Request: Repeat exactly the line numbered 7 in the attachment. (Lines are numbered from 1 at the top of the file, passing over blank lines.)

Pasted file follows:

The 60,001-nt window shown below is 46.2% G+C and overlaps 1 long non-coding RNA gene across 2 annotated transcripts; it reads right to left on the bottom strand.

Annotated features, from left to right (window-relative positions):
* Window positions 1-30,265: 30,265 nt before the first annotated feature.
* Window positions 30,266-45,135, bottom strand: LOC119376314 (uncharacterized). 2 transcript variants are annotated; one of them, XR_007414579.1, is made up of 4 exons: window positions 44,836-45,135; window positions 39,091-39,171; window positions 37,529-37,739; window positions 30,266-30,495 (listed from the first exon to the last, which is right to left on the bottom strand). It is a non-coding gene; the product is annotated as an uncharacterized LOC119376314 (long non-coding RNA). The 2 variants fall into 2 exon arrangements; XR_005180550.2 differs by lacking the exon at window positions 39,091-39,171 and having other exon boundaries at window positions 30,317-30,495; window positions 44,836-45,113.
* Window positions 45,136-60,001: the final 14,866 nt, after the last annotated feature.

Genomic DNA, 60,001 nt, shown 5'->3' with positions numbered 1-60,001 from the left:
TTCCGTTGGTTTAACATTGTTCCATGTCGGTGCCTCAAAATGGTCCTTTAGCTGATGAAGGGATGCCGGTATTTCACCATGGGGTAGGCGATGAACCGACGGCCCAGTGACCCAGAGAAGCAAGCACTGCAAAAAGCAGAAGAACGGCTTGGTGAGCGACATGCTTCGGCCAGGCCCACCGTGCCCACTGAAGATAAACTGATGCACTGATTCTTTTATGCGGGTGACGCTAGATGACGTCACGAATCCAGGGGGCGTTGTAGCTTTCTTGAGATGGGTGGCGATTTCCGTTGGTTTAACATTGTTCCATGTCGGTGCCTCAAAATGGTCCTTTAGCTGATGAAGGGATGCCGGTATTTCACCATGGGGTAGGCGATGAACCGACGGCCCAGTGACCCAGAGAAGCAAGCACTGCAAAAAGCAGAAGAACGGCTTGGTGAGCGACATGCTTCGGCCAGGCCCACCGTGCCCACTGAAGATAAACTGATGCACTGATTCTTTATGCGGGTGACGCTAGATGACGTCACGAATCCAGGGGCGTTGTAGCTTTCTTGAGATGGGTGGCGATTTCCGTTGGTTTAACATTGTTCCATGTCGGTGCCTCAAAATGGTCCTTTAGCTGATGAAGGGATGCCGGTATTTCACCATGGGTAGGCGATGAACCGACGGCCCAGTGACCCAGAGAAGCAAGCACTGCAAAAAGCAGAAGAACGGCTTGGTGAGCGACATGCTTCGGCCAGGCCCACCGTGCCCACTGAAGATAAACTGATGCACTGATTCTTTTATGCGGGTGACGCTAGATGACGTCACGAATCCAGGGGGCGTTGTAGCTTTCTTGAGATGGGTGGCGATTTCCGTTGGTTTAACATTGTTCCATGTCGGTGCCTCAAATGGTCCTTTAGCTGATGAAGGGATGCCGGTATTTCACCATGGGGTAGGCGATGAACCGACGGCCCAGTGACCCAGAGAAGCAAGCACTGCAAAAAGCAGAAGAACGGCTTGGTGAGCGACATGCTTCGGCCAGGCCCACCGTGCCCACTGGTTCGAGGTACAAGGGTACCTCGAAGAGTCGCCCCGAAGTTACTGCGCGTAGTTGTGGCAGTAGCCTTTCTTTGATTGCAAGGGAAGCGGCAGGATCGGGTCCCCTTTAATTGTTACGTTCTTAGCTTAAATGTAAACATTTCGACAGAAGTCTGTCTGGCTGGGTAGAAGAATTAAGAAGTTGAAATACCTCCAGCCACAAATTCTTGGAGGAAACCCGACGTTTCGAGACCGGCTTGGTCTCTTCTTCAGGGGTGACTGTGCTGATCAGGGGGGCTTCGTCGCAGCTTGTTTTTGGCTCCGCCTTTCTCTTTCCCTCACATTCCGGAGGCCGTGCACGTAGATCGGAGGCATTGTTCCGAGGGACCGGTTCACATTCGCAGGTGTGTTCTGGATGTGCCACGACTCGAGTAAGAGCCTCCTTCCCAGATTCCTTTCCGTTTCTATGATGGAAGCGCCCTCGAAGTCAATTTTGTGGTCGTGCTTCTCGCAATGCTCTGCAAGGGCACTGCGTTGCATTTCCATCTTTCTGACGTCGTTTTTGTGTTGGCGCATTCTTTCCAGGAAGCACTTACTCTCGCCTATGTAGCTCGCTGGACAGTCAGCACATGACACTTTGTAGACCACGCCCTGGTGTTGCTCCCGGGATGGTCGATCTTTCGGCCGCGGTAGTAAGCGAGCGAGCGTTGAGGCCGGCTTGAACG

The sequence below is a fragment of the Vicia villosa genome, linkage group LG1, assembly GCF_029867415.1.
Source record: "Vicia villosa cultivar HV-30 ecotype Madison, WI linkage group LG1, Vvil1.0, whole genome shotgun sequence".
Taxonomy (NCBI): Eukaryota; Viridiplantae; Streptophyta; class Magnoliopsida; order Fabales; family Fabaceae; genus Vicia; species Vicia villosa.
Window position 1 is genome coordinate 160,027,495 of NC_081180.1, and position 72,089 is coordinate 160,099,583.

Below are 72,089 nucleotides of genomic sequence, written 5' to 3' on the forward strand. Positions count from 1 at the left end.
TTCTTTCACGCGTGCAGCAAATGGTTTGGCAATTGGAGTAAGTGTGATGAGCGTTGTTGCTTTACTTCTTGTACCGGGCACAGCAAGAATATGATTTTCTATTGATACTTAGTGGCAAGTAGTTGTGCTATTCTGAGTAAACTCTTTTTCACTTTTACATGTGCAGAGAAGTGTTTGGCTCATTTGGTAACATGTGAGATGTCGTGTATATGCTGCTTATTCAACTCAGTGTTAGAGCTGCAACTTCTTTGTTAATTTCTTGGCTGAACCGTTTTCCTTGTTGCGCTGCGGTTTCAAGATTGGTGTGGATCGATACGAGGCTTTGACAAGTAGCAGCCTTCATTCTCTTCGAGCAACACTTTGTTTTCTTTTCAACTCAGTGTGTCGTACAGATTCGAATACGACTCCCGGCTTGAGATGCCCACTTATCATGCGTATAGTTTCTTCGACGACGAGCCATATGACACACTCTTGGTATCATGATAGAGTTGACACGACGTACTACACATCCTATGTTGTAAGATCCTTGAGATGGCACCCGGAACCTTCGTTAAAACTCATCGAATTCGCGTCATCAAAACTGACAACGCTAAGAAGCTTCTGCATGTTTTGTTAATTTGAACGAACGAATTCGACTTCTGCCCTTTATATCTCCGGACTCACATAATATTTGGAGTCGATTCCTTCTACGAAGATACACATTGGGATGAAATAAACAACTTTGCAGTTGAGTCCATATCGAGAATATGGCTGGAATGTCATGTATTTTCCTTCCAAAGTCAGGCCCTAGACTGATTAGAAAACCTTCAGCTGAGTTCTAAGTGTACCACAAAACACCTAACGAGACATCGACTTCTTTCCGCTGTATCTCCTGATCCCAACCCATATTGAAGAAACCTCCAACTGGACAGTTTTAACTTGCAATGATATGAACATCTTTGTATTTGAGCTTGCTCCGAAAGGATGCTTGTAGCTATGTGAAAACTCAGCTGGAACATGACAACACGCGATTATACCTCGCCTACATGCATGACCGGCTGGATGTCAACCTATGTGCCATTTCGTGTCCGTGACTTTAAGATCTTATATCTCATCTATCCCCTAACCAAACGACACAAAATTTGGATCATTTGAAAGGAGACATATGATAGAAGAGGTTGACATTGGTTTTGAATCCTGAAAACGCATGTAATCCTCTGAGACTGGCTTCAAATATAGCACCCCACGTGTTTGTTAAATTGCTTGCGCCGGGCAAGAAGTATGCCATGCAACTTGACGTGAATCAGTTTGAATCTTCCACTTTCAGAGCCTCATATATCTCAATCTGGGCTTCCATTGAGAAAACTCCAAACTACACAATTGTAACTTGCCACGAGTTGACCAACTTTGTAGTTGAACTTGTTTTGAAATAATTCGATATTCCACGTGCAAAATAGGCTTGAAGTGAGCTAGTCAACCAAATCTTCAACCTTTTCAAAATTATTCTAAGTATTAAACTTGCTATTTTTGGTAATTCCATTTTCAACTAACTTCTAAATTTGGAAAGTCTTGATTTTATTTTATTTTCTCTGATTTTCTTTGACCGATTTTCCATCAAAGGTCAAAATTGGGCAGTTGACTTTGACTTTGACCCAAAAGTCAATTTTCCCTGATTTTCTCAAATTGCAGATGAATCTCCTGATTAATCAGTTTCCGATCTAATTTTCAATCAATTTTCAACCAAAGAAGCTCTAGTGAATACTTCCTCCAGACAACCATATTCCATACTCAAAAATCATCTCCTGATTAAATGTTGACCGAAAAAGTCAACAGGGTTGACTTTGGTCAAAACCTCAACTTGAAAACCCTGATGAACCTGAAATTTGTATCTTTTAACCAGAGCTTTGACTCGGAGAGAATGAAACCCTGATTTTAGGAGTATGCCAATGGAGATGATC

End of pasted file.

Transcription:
TTCCGTTGGTTTAACATTGTTCCATGTCGGTGCCTCAAAATGGTCCTTTAGCTGATGAAGGGATGCCGGTATTTCACCATGGGGTAGGCGATGAACCGACGGCCCAGTGACCCAGAGAAGCAAGCACTGCAAAAAGCAGAAGAACGGCTTGGTGAGCGACATGCTTCGGCCAGGCCCACCGTGCCCACTGAAGATAAACTGATGCACTGATTCTTTTATGCGGGTGACGCTAGATGACGTCACGAATCCAGGGGGCGTTGTAGCTTTCTTGAGATGGGTGGCGATTTCCGTTGGTTTAACATTGTTCCATGTCGGTGCCTCAAAATGGTCCTTTAGCTGATGAAGGGATGCCGGTATTTCACCATGGGGTAGGCGATGAACCGACGGCCCAGTGACCCAGAGAAGCAAGCACTGCAAAAAGCAGAAGAACGGCTTGGTGAGCGACATGCTTCGGCCAGGCCCACCGTGCCCACTGAAGATAAACTGATGCACTGATTCTTTATGCGGGTGACGCTAGATGACGTCACGAATCCAGGGGCGTTGTAGCTTTCTTGAGATGGGTGGCGATTTCCGTTGGTTTAACATTGTTCCATGTCGGTGCCTCAAAATGGTCCTTTAGCTGATGAAGGGATGCCGGTATTTCACCATGGGTAGGCGATGAACCGACGGCCCAGTGACCCAGAGAAGCAAGCACTGCAAAAAGCAGAAGAACGGCTTGGTGAGCGACATGCTTCGGCCAGGCCCACCGTGCCCACTGAAGATAAACTGATGCACTGATTCTTTTATGCGGGTGACGCTAGATGACGTCACGAATCCAGGGGGCGTTGTAGCTTTCTTGAGATGGGTGGCGATTTCCGTTGGTTTAACATTGTTCCATGTCGGTGCCTCAAATGGTCCTTTAGCTGATGAAGGGATGCCGGTATTTCACCATGGGGTAGGCGATGAACCGACGGCCCAGTGACCCAGAGAAGCAAGCACTGCAAAAAGCAGAAGAACGGCTTGGTGAGCGACATGCTTCGGCCAGGCCCACCGTGCCCACTGGTTCGAGGTACAAGGGTACCTCGAAGAGTCGCCCCGAAGTTACTGCGCGTAGTTGTGGCAGTAGCCTTTCTTTGATTGCAAGGGAAGCGGCAGGATCGGGTCCCCTTTAATTGTTACGTTCTTAGCTTAAATGTAAACATTTCGACAGAAGTCTGTCTGGCTGGGTAGAAGAATTAAGAAGTTGAAATACCTCCAGCCACAAATTCTTGGAGGAAACCCGACGTTTCGAGACCGGCTTGGTCTCTTCTTCAGGGGTGACTGTGCTGATCAGGGGGGCTTCGTCGCAGCTTGTTTTTGGCTCCGCCTTTCTCTTTCCCTCACATTCCGGAGGCCGTGCACGTAGATCGGAGGCATTGTTCCGAGGGACCGGTTCACATTCGCAGGTGTGTTCTGGATGTGCCACGACTCGAGTAAGAGCCTCCTTCCCAGATTCCTTTCCGTTTCTATGATGGAAGCGCCCTCGAAGTCAATTTTGTGGTCGTGCTTCTCGCAATGCTCTGCAAGGGCACTGCGTTGCATTTCCATCTTTCTGACGTCGTTTTTGTGTTGGCGCATTCTTTCCAGGAAGCACTTACTCTCGCCTATGTAGCTCGCTGGACAGTCAGCACATGACACTTTGTAGACCACGCCCTGGTGTTGCTCCCGGGATGGTCGATCTTTCGGCCGCGGTAGTAAGCGAGCGAGCGTTGAGGCCGGCTTGAACG